John wrote:

>Whoops, you’re right - I made a typo.

Yep, but I was assuming that you meant:

$$ \langle (A - \langle A \rangle ) \; (B - \langle B \rangle) \rangle $$

since you where talking about covariance. And so - I still think that it seems that for this case here:

$$ \langle (A - \langle A \rangle ) \; (B - \langle B \rangle) \rangle \neq \langle A B \rangle - \langle A \rangle \langle B \rangle $$

>using the principle that $\langle \langle X \rangle \rangle = \langle X \rangle$ - you can pull a number out of a mean.

As I wrote above, exactly this principle doesn't hold if you follow the definitions in the article and thats why I strongly suspect that the two terms are not equal for this case here or that the definition is different. (?)

David wrote:

>The result could be fluke resulting from an arbitrary conjecture whose parameters were optimized using too small a dataset. The training and predictions periods are each about thirty years long. I saw it stated that during the training period there were ten El Niño events. Can statistics be applied here, to help address this concern? (Though we’d have to view statistical reassurances also with a grain of salt.)

I agree the dataset seem too small for statistics. But it might be in principle be sufficient for determining a threshold, like as in the case that if you notice that if your car starts to sideslip in a certain curve at a certain velocity than you may not want to wait for a sample rate of 1000. In particular I have the slight suspicion - but this is still rather speculative - that the El Nino may be at least partially due to some kind of regular biannual temperature change, which is due to celestial mechanics. (Where I have to say that I have no idea where the biannual cycle should come from (something moon orbit and sun orbit ?) and that this suspicion is sofar quite on shaky grounds, in particular I looked only at a rather short temperature sample.) So it would be some kind of stochastic resonance/more-or-less-regular-reoccurring thing.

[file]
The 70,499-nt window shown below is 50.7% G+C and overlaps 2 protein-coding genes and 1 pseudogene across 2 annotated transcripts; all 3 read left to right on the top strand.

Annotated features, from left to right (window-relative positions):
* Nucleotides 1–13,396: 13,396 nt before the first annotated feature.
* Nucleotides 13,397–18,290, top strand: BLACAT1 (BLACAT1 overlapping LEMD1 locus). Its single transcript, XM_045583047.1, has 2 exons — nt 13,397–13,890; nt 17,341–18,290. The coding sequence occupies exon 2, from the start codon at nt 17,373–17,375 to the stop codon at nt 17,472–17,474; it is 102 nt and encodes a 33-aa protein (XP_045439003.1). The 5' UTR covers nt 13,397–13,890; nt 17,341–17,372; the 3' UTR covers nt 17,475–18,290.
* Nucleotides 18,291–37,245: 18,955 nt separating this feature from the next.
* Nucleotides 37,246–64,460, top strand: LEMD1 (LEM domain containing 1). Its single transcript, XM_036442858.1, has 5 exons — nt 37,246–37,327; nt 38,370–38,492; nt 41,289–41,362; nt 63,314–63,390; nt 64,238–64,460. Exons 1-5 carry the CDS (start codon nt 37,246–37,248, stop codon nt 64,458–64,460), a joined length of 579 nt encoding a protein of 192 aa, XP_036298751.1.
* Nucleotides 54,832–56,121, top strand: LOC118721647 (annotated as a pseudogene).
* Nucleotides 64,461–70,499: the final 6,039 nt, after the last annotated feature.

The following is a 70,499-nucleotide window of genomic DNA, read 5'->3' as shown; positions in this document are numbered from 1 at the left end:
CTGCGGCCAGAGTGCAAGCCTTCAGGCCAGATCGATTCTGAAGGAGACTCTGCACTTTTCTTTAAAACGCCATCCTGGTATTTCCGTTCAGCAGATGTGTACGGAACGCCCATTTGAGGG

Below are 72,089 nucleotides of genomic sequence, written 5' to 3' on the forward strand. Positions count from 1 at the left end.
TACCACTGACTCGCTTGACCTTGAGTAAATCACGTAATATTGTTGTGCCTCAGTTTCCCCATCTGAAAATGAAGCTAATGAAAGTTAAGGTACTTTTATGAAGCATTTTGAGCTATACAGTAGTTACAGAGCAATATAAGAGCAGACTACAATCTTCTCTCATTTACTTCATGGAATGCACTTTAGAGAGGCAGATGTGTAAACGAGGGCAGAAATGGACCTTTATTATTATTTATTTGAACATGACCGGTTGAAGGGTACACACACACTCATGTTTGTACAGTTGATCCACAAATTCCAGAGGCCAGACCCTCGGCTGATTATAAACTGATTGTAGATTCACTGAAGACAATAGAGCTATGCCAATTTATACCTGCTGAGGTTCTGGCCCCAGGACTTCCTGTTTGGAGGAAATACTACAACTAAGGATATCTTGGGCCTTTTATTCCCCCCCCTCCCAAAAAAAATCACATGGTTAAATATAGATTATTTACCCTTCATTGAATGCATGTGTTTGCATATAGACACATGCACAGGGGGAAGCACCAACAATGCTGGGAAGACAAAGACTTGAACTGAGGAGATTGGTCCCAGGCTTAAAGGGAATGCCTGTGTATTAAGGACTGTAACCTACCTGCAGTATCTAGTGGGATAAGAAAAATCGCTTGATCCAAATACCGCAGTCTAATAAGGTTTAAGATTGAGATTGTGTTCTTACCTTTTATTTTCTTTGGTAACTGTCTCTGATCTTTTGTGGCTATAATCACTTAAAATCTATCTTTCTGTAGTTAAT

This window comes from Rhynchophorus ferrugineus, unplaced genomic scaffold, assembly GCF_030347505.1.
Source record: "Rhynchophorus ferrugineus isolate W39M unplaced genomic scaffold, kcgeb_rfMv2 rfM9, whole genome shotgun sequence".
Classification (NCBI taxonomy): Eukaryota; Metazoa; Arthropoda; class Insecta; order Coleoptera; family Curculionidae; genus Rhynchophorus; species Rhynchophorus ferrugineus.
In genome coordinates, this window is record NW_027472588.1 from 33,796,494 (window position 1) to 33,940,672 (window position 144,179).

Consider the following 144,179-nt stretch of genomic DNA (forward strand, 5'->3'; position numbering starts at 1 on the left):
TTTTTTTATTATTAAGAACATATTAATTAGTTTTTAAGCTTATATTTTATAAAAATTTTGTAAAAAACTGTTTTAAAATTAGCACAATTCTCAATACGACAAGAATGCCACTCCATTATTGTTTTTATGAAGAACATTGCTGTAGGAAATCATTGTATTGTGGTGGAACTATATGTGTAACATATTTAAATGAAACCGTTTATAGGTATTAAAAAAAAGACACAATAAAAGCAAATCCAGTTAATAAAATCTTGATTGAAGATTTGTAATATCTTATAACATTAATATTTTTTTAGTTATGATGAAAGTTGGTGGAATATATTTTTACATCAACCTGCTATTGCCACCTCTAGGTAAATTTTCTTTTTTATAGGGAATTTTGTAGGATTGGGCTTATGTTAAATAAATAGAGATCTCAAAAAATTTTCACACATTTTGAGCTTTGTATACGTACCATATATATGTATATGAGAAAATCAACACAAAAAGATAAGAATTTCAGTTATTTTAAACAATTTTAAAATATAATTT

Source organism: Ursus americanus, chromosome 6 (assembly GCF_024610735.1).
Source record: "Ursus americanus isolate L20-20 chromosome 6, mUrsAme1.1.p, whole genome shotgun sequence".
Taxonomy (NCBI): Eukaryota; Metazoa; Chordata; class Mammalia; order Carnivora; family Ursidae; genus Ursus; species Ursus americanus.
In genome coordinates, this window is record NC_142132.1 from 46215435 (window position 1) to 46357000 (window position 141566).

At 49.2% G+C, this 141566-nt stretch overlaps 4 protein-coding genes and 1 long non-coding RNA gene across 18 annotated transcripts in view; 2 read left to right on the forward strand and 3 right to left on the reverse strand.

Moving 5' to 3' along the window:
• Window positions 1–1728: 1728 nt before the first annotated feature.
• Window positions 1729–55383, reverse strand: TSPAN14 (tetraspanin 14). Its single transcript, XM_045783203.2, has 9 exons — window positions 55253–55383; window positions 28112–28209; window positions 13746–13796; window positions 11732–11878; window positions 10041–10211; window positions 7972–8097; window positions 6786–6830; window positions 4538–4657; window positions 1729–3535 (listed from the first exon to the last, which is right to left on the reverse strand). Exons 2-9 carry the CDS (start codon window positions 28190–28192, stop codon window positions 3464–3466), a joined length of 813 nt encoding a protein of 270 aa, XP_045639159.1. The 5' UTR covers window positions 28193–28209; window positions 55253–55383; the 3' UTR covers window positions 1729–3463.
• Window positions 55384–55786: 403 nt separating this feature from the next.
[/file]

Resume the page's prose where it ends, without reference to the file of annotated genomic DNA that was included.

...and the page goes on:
>Whoops, you’re right - I made a typo.

Yep, but I was assuming that you meant:

$$ \langle (A - \langle A \rangle ) \; (B - \langle B \rangle) \rangle $$

since you where talking about covariance. And so - I still think that it seems that for this case here:

$$ \langle (A - \langle A \rangle ) \; (B - \langle B \rangle) \rangle \neq \langle A B \rangle - \langle A \rangle \langle B \rangle $$

>using the principle that $\langle \langle X \rangle \rangle = \langle X \rangle$ - you can pull a number out of a mean.

As I wrote above, exactly this principle doesn't hold if you follow the definitions in the article and thats why I strongly suspect that the two terms are not equal for this case here or that the definition is different. (?)

David wrote:

>The result could be fluke resulting from an arbitrary conjecture whose parameters were optimized using too small a dataset. The training and predictions periods are each about thirty years long. I saw it stated that during the training period there were ten El Niño events. Can statistics be applied here, to help address this concern? (Though we’d have to view statistical reassurances also with a grain of salt.)

I agree the dataset seem too small for statistics. But it might be in principle be sufficient for determining a threshold, like as in the case that if you notice that if your car starts to sideslip in a certain curve at a certain velocity than you may not want to wait for a sample rate of 1000. In particular I have the slight suspicion - but this is still rather speculative - that the El Nino may be at least partially due to some kind of regular biannual temperature change, which is due to celestial mechanics. (Where I have to say that I have no idea where the biannual cycle should come from (something moon orbit and sun orbit ?) and that this suspicion is sofar quite on shaky grounds, in particular I looked only at a rather short temperature sample.) So it would be some kind of stochastic resonance/more-or-less-regular-reoccurring thing.